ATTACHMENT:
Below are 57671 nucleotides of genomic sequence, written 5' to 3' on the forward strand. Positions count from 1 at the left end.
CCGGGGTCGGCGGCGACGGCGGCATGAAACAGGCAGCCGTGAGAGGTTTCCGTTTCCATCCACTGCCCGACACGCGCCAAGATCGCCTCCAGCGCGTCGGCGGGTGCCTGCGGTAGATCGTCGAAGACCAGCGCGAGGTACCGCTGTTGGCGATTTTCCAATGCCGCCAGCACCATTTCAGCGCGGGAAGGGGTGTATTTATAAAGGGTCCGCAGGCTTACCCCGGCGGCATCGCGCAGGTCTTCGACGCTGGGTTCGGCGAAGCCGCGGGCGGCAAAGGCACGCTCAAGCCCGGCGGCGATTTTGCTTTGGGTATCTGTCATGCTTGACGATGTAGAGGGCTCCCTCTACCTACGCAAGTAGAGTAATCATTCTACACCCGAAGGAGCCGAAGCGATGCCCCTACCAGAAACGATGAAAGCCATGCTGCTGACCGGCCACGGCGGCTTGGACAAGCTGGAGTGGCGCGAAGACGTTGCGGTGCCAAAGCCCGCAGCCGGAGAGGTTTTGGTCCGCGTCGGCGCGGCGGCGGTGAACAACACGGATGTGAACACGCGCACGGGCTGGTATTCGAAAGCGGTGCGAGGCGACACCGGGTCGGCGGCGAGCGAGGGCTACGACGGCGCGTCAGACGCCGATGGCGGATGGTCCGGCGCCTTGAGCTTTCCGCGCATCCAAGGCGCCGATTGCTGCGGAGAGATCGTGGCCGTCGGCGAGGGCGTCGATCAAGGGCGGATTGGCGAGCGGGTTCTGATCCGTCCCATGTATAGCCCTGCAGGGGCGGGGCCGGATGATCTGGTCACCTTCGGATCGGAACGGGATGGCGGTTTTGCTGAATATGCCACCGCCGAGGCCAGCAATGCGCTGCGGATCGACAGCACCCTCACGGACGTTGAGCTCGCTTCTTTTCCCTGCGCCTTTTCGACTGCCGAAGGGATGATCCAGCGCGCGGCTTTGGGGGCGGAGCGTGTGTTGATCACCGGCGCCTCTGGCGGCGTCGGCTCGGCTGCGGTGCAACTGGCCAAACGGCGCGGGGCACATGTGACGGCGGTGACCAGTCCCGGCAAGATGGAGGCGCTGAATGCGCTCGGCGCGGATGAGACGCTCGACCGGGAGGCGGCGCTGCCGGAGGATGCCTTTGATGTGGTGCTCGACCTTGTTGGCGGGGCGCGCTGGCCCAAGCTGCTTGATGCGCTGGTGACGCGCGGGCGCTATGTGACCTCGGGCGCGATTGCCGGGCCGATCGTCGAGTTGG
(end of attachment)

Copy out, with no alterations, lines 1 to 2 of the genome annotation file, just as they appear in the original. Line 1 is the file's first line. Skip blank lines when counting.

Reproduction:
Below are 57671 nucleotides of genomic sequence, written 5' to 3' on the forward strand. Positions count from 1 at the left end.
CCGGGGTCGGCGGCGACGGCGGCATGAAACAGGCAGCCGTGAGAGGTTTCCGTTTCCATCCACTGCCCGACACGCGCCAAGATCGCCTCCAGCGCGTCGGCGGGTGCCTGCGGTAGATCGTCGAAGACCAGCGCGAGGTACCGCTGTTGGCGATTTTCCAATGCCGCCAGCACCATTTCAGCGCGGGAAGGGGTGTATTTATAAAGGGTCCGCAGGCTTACCCCGGCGGCATCGCGCAGGTCTTCGACGCTGGGTTCGGCGAAGCCGCGGGCGGCAAAGGCACGCTCAAGCCCGGCGGCGATTTTGCTTTGGGTATCTGTCATGCTTGACGATGTAGAGGGCTCCCTCTACCTACGCAAGTAGAGTAATCATTCTACACCCGAAGGAGCCGAAGCGATGCCCCTACCAGAAACGATGAAAGCCATGCTGCTGACCGGCCACGGCGGCTTGGACAAGCTGGAGTGGCGCGAAGACGTTGCGGTGCCAAAGCCCGCAGCCGGAGAGGTTTTGGTCCGCGTCGGCGCGGCGGCGGTGAACAACACGGATGTGAACACGCGCACGGGCTGGTATTCGAAAGCGGTGCGAGGCGACACCGGGTCGGCGGCGAGCGAGGGCTACGACGGCGCGTCAGACGCCGATGGCGGATGGTCCGGCGCCTTGAGCTTTCCGCGCATCCAAGGCGCCGATTGCTGCGGAGAGATCGTGGCCGTCGGCGAGGGCGTCGATCAAGGGCGGATTGGCGAGCGGGTTCTGATCCGTCCCATGTATAGCCCTGCAGGGGCGGGGCCGGATGATCTGGTCACCTTCGGATCGGAACGGGATGGCGGTTTTGCTGAATATGCCACCGCCGAGGCCAGCAATGCGCTGCGGATCGACAGCACCCTCACGGACGTTGAGCTCGCTTCTTTTCCCTGCGCCTTTTCGACTGCCGAAGGGATGATCCAGCGCGCGGCTTTGGGGGCGGAGCGTGTGTTGATCACCGGCGCCTCTGGCGGCGTCGGCTCGGCTGCGGTGCAACTGGCCAAACGGCGCGGGGCACATGTGACGGCGGTGACCAGTCCCGGCAAGATGGAGGCGCTGAATGCGCTCGGCGCGGATGAGACGCTCGACCGGGAGGCGGCGCTGCCGGAGGATGCCTTTGATGTGGTGCTCGACCTTGTTGGCGGGGCGCGCTGGCCCAAGCTGCTTGATGCGCTGGTGACGCGCGGGCGCTATGTGACCTCGGGCGCGATTGCCGGGCCGATCGTCGAGTTGG